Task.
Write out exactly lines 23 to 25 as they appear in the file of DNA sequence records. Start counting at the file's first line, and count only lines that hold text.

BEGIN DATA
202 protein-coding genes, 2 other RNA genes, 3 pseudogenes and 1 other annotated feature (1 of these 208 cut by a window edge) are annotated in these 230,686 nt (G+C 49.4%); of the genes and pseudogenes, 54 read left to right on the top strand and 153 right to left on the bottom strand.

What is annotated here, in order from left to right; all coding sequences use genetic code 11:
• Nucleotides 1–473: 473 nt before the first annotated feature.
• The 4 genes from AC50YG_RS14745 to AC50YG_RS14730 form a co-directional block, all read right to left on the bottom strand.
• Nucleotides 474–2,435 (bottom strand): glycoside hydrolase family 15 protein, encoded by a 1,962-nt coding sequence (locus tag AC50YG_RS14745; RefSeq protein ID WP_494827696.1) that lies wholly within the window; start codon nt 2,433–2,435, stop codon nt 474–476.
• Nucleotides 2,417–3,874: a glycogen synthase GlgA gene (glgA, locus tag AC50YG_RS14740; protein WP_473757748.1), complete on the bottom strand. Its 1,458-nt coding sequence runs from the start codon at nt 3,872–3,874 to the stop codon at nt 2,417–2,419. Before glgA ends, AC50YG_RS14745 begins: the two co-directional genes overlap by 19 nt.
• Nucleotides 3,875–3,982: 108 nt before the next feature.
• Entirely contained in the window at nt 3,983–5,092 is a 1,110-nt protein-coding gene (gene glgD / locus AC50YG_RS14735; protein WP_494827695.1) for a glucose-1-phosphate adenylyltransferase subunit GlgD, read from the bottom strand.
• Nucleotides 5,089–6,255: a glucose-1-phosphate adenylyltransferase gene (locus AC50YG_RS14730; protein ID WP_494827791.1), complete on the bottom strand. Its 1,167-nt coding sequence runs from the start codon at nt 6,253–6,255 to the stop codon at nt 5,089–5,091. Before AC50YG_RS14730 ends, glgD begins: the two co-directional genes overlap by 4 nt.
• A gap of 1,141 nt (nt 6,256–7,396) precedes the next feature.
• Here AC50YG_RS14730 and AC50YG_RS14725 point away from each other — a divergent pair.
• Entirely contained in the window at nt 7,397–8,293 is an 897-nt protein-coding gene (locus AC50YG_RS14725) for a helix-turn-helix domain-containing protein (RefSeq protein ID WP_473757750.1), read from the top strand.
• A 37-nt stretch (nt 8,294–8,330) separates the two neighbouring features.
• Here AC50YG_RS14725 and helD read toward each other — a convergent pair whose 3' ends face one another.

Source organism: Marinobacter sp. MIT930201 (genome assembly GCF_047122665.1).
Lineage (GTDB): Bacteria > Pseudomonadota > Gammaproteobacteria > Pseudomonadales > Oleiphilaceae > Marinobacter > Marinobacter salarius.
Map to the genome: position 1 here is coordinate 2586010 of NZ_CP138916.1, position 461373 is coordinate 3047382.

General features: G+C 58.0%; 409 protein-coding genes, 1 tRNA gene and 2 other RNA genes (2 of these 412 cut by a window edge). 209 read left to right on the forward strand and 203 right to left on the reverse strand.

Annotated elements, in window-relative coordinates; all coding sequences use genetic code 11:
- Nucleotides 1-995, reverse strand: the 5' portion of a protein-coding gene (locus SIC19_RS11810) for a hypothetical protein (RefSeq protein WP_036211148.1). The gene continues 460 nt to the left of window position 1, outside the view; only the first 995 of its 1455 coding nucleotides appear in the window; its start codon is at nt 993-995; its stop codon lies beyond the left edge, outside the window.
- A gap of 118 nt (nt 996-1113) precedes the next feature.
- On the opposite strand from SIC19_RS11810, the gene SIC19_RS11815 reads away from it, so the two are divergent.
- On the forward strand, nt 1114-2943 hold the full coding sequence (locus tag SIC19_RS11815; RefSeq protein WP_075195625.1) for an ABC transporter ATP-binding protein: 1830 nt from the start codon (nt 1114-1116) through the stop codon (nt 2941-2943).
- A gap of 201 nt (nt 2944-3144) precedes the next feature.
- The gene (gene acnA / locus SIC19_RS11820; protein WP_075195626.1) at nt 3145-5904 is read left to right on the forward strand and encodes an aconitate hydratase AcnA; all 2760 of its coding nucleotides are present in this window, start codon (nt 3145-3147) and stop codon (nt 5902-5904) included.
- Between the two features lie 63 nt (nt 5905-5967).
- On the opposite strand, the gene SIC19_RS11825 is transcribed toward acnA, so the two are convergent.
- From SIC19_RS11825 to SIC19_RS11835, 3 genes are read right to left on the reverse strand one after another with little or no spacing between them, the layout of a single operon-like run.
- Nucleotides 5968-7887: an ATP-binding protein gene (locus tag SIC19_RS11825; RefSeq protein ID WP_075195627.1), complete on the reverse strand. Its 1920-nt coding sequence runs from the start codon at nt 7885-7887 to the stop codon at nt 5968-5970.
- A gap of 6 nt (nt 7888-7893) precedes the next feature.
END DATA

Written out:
- On the forward strand, nt 1114-2943 hold the full coding sequence (locus tag SIC19_RS11815; RefSeq protein WP_075195625.1) for an ABC transporter ATP-binding protein: 1830 nt from the start codon (nt 1114-1116) through the stop codon (nt 2941-2943).
- A gap of 201 nt (nt 2944-3144) precedes the next feature.
- The gene (gene acnA / locus SIC19_RS11820; protein WP_075195626.1) at nt 3145-5904 is read left to right on the forward strand and encodes an aconitate hydratase AcnA; all 2760 of its coding nucleotides are present in this window, start codon (nt 3145-3147) and stop codon (nt 5902-5904) included.